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Richard O. Kelly and Brent K. Harbaugh

Annual bedding plants comprised 50% of the $4.6 billion wholesale value of United States floricultural crops in 2000. Florida is one of the top wholesale producers of bedding plants in this industry, and in 2000 was number one in the production of potted marigolds. Evaluation of marigold cultivars is vital for continued growth of the industry. We evaluated 84 cultivars of african marigold (Tagetes erecta) and french marigold (T. patula) in replicated class tests at the University of Florida's Gulf Coast Research and Education Center at Bradenton, Fla. (lat. 27°4' N, long. 82°5' W; AHS Heat Zone 10; USDA Cold Hardiness Zone 9b) in Fall 1999. In this report, we provide objective plant measurements of vegetative and floral characteristics as well as six weekly subjective ratings. Subjective ratings were on a 1 to 7 scale with the highest rating of 7 for excellent. In general, cultivars with vegetative and floral ratings ≥5 were considered outstanding, 4 to 4.9 as good performers, and ≤3.9 as fair to poor. These ratings permit readers to evaluate foliage and floral characteristics at different times during the season, and to evaluate performance over time. Cultivars were grouped into classes based on species, plant height, flower type, and flower color. Outstanding cultivars (those cultivars with an overall rating ≥5) and their class were: `Inca Gold' and `Royal Gold' [african marigold (African)—gold class]; `Mesa Orange' and `Royal Orange' (African— orange class); `Inca Yellow', `Mesa Yellow', and `Perfection Yellow' (African—yellow class); `Disco Granada' [french marigold (French) dwarf—single gold/red class], `Disco Flame' (French dwarf—single red/gold class); `Golden Boy' and `Hero Gold' (French dwarf—double gold class); `Bonanza Orange', `Orange Boy', `Girl Orange', `Jacket Orange' (French dwarf—double orange class); `Yellow Boy', `Girl Primrose', and `Jacket Yellow' (French dwarf—double yellow class); `Harmony Boy' (French dwarf— double orange/red class); `Hero Flame' (French dwarf—double red/orange class); `Bonanza Flame Improved' (French dwarf—double red/yellow class); `Legend Gold' (French double— gold class); `Legend Orange Improved' (French—double orange class); `Spry Boy' (French double—yellow/red class); `Durango Bee', `Durango Red', and `Hyper Red/Yellow' (French— double red/yellow class). We believe these cultivars would perform well in the southern U.S. or areas of the world with similar heat and cold hardiness zones.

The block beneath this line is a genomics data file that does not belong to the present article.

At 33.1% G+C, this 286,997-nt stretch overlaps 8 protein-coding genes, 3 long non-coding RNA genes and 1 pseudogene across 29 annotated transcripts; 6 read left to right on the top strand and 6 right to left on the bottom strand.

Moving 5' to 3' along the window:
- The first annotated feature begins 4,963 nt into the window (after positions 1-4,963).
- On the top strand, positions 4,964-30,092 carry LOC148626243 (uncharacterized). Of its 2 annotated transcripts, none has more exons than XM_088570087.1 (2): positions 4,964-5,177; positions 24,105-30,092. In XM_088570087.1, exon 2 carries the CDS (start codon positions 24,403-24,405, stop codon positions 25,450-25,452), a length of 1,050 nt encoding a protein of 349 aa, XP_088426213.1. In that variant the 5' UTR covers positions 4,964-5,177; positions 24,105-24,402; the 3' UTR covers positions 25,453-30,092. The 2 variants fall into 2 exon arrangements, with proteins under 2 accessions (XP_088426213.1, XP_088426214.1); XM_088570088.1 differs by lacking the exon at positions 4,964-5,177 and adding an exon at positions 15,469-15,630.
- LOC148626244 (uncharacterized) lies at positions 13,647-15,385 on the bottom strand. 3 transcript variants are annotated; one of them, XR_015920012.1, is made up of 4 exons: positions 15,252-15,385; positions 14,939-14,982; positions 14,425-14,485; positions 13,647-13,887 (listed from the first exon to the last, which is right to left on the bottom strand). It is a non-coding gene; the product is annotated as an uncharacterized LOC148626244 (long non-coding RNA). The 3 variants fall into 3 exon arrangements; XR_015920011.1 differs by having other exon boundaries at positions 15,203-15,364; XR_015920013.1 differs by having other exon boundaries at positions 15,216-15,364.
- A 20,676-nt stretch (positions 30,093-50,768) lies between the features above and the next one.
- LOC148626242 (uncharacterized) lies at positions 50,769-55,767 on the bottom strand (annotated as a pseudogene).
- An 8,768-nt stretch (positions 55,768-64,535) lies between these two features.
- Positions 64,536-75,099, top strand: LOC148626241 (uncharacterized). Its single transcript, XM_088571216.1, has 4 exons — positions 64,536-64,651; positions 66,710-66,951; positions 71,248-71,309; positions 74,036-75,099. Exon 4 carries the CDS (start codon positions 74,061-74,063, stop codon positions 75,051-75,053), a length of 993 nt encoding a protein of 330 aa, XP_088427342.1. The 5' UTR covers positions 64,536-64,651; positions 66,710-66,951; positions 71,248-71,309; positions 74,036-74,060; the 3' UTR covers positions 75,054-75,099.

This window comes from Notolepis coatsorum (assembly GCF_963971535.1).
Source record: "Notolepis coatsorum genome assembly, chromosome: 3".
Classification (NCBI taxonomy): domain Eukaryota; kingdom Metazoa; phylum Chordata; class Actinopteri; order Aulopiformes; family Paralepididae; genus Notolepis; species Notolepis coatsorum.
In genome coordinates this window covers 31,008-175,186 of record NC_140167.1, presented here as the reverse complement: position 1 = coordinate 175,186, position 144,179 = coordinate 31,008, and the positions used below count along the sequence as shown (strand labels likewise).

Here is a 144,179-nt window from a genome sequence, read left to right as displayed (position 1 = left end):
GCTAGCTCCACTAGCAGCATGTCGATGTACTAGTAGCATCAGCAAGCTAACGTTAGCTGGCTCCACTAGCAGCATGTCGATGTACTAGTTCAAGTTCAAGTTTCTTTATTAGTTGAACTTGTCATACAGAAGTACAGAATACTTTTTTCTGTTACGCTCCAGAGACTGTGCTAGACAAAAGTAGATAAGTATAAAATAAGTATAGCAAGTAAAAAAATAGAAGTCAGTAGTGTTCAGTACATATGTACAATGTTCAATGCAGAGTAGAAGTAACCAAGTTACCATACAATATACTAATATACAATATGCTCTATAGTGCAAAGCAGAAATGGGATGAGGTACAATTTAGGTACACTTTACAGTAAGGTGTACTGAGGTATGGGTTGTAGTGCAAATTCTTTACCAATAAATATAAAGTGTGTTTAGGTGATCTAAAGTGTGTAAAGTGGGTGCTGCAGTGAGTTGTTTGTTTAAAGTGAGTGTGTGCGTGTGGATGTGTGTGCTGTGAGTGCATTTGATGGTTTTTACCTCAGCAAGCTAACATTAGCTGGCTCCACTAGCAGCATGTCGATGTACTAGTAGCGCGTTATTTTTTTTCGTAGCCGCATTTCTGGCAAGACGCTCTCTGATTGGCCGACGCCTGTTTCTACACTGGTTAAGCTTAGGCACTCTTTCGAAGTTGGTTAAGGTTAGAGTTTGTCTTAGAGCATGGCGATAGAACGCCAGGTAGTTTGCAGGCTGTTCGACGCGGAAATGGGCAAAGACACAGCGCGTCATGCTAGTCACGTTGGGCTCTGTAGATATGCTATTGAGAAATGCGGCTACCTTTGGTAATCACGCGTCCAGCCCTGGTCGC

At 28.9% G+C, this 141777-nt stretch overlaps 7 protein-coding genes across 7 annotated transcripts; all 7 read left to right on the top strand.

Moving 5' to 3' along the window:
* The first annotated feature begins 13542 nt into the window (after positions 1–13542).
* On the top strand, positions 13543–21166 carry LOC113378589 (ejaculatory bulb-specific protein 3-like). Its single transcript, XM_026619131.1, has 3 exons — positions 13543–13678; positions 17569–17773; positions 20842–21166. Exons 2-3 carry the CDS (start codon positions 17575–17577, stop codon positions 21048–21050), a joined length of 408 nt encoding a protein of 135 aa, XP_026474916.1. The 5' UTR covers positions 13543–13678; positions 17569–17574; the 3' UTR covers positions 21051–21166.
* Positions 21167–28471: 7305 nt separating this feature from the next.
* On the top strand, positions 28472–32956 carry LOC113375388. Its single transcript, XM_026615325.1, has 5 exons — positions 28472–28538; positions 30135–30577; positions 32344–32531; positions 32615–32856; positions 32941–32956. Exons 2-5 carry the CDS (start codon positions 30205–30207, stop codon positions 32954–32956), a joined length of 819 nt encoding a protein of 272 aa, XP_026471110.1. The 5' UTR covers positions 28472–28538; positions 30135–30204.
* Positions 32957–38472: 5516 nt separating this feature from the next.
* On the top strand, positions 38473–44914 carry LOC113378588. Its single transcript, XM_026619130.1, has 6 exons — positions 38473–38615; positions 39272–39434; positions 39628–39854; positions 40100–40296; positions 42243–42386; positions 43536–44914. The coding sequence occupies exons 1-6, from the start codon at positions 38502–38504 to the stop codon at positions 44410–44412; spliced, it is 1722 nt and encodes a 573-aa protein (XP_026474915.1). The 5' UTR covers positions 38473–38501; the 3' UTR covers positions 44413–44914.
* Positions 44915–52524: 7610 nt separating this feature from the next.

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Suejin Park, Sarah A. Mills, Youyoun Moon, and Nicole L. Waterland